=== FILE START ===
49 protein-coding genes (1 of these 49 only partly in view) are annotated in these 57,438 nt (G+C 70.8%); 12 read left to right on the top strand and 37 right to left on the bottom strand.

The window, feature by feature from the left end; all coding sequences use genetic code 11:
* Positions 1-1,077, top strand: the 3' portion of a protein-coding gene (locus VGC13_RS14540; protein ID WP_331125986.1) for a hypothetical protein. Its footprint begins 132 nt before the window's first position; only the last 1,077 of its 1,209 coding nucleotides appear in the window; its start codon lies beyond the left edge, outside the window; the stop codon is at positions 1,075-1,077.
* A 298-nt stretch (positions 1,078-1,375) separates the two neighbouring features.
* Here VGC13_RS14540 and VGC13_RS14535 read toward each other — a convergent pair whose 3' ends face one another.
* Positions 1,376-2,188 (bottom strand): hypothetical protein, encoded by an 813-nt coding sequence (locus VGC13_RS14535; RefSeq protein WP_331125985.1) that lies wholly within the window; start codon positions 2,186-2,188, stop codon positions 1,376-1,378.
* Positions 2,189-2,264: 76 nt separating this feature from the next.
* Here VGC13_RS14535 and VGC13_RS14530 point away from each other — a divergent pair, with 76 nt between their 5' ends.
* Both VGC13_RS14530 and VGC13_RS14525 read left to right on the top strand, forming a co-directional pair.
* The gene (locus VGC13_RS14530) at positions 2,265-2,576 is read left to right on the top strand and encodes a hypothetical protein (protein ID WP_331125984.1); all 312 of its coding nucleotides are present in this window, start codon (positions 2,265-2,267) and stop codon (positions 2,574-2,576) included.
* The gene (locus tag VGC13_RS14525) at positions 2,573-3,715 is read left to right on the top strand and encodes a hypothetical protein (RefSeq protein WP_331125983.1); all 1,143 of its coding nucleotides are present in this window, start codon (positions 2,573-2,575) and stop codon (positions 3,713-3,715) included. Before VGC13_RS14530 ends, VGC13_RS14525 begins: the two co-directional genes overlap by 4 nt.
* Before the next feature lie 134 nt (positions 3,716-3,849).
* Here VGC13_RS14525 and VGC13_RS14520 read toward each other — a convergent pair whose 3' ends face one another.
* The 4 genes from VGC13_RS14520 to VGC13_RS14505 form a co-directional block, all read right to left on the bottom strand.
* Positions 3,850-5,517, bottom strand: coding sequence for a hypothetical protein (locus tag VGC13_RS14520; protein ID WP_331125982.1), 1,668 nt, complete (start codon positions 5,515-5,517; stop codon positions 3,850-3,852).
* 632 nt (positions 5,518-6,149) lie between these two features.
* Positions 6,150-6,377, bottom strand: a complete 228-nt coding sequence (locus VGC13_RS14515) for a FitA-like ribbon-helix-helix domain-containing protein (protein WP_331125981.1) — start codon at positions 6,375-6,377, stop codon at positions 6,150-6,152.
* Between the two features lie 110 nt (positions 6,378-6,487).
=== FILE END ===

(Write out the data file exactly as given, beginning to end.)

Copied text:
49 protein-coding genes (1 of these 49 only partly in view) are annotated in these 57,438 nt (G+C 70.8%); 12 read left to right on the top strand and 37 right to left on the bottom strand.

The window, feature by feature from the left end; all coding sequences use genetic code 11:
* Positions 1-1,077, top strand: the 3' portion of a protein-coding gene (locus VGC13_RS14540; protein ID WP_331125986.1) for a hypothetical protein. Its footprint begins 132 nt before the window's first position; only the last 1,077 of its 1,209 coding nucleotides appear in the window; its start codon lies beyond the left edge, outside the window; the stop codon is at positions 1,075-1,077.
* A 298-nt stretch (positions 1,078-1,375) separates the two neighbouring features.
* Here VGC13_RS14540 and VGC13_RS14535 read toward each other — a convergent pair whose 3' ends face one another.
* Positions 1,376-2,188 (bottom strand): hypothetical protein, encoded by an 813-nt coding sequence (locus VGC13_RS14535; RefSeq protein WP_331125985.1) that lies wholly within the window; start codon positions 2,186-2,188, stop codon positions 1,376-1,378.
* Positions 2,189-2,264: 76 nt separating this feature from the next.
* Here VGC13_RS14535 and VGC13_RS14530 point away from each other — a divergent pair, with 76 nt between their 5' ends.
* Both VGC13_RS14530 and VGC13_RS14525 read left to right on the top strand, forming a co-directional pair.
* The gene (locus VGC13_RS14530) at positions 2,265-2,576 is read left to right on the top strand and encodes a hypothetical protein (protein ID WP_331125984.1); all 312 of its coding nucleotides are present in this window, start codon (positions 2,265-2,267) and stop codon (positions 2,574-2,576) included.
* The gene (locus tag VGC13_RS14525) at positions 2,573-3,715 is read left to right on the top strand and encodes a hypothetical protein (RefSeq protein WP_331125983.1); all 1,143 of its coding nucleotides are present in this window, start codon (positions 2,573-2,575) and stop codon (positions 3,713-3,715) included. Before VGC13_RS14530 ends, VGC13_RS14525 begins: the two co-directional genes overlap by 4 nt.
* Before the next feature lie 134 nt (positions 3,716-3,849).
* Here VGC13_RS14525 and VGC13_RS14520 read toward each other — a convergent pair whose 3' ends face one another.
* The 4 genes from VGC13_RS14520 to VGC13_RS14505 form a co-directional block, all read right to left on the bottom strand.
* Positions 3,850-5,517, bottom strand: coding sequence for a hypothetical protein (locus tag VGC13_RS14520; protein ID WP_331125982.1), 1,668 nt, complete (start codon positions 5,515-5,517; stop codon positions 3,850-3,852).
* 632 nt (positions 5,518-6,149) lie between these two features.
* Positions 6,150-6,377, bottom strand: a complete 228-nt coding sequence (locus VGC13_RS14515) for a FitA-like ribbon-helix-helix domain-containing protein (protein WP_331125981.1) — start codon at positions 6,375-6,377, stop codon at positions 6,150-6,152.
* Between the two features lie 110 nt (positions 6,378-6,487).